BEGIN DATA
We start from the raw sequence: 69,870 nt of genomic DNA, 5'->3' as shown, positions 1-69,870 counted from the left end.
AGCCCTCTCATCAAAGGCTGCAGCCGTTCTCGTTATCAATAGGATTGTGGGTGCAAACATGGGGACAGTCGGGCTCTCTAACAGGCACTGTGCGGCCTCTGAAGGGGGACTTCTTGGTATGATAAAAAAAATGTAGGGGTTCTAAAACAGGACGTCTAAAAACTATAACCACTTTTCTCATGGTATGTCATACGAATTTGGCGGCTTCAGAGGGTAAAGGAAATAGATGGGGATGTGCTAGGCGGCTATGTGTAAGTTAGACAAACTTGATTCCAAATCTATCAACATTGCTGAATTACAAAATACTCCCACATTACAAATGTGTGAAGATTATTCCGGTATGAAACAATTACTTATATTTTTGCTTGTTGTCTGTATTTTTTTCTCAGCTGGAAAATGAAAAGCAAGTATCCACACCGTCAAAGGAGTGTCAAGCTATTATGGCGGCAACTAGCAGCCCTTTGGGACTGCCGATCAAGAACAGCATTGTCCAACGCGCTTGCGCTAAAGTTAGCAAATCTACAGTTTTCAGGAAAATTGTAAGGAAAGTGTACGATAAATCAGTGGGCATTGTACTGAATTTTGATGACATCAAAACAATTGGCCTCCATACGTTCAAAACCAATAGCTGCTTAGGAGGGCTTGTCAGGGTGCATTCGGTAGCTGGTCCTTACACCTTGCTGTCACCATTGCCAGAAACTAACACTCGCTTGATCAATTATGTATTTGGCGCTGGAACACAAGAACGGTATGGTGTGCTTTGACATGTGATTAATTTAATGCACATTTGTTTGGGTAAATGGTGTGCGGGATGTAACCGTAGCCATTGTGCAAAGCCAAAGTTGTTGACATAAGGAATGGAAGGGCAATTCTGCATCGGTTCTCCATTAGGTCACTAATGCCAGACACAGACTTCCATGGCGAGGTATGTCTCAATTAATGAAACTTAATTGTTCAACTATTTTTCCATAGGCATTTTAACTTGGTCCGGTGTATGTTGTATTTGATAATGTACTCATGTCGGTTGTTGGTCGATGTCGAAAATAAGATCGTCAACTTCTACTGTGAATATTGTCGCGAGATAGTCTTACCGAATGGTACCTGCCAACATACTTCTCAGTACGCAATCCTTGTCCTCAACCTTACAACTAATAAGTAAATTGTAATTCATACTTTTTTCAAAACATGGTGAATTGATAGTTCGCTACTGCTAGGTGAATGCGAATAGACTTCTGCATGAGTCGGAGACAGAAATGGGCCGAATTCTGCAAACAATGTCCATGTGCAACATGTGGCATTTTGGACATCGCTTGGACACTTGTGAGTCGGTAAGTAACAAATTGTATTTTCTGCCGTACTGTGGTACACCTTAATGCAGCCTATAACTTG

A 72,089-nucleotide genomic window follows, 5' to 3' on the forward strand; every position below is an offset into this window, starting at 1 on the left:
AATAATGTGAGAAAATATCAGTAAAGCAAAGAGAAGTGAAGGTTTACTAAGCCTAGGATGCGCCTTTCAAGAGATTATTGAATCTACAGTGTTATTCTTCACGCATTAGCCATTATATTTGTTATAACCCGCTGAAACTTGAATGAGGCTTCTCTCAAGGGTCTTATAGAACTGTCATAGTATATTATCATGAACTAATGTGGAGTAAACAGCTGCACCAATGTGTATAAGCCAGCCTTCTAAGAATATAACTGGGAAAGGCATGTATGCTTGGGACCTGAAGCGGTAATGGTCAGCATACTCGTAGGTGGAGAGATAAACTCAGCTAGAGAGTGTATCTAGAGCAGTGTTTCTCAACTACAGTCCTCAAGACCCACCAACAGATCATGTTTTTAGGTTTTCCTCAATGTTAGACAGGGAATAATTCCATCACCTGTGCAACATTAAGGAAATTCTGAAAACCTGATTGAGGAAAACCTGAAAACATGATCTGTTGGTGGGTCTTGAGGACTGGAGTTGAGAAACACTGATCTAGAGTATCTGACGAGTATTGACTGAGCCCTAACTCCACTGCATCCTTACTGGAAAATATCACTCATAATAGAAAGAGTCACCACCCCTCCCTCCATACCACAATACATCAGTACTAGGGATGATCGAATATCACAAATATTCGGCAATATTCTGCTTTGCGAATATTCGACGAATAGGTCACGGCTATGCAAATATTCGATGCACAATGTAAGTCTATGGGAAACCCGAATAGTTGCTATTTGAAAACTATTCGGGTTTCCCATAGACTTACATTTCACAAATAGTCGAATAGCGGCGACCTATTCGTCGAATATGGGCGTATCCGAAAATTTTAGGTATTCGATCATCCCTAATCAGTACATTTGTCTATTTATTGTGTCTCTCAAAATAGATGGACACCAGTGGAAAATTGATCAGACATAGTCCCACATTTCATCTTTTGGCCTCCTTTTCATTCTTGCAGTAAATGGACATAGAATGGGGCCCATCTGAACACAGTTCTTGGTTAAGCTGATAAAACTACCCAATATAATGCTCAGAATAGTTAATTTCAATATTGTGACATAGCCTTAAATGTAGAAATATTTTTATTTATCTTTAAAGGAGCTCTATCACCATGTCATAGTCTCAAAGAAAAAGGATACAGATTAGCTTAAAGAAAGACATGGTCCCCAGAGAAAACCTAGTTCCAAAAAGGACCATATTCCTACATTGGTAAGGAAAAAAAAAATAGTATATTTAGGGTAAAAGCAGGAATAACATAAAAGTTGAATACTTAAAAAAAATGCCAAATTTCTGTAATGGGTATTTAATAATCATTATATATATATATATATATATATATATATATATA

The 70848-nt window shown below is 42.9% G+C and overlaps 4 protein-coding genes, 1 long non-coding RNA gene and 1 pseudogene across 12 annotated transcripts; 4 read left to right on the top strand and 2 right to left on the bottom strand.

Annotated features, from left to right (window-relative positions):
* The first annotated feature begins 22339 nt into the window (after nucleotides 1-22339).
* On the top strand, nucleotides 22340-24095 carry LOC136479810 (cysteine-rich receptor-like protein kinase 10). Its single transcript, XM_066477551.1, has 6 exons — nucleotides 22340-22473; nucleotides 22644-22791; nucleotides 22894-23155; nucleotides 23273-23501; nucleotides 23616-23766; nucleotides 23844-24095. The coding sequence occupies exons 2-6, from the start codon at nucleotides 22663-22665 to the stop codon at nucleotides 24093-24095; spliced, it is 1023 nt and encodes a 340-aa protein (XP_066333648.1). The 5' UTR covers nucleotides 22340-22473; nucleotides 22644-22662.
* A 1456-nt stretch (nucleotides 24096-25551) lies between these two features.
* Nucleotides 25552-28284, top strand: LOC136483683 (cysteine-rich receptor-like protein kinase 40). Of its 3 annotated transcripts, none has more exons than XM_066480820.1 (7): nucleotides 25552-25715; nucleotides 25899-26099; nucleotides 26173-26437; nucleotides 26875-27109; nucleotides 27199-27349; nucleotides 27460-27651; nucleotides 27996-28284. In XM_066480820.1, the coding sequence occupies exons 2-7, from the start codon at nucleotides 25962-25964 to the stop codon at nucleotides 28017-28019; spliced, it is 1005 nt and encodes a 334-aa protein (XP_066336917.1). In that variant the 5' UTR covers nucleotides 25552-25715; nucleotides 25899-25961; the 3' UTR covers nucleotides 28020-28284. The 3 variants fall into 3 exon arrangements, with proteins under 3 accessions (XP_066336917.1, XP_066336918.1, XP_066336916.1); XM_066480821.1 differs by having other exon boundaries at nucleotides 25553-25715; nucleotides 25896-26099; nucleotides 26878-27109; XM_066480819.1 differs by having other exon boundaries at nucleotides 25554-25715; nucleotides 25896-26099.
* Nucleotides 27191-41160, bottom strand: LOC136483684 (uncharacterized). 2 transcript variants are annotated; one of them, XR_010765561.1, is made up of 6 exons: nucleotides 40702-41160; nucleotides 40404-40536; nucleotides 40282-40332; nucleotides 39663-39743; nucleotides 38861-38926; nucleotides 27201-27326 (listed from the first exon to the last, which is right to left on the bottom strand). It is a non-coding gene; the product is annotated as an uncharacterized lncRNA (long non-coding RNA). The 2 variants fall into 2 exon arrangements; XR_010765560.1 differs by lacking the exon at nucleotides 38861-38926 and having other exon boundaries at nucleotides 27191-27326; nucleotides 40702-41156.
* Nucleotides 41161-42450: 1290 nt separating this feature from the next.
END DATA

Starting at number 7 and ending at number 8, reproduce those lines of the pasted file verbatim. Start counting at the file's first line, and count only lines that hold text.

* The first annotated feature begins 22339 nt into the window (after nucleotides 1-22339).
* On the top strand, nucleotides 22340-24095 carry LOC136479810 (cysteine-rich receptor-like protein kinase 10). Its single transcript, XM_066477551.1, has 6 exons — nucleotides 22340-22473; nucleotides 22644-22791; nucleotides 22894-23155; nucleotides 23273-23501; nucleotides 23616-23766; nucleotides 23844-24095. The coding sequence occupies exons 2-6, from the start codon at nucleotides 22663-22665 to the stop codon at nucleotides 24093-24095; spliced, it is 1023 nt and encodes a 340-aa protein (XP_066333648.1). The 5' UTR covers nucleotides 22340-22473; nucleotides 22644-22662.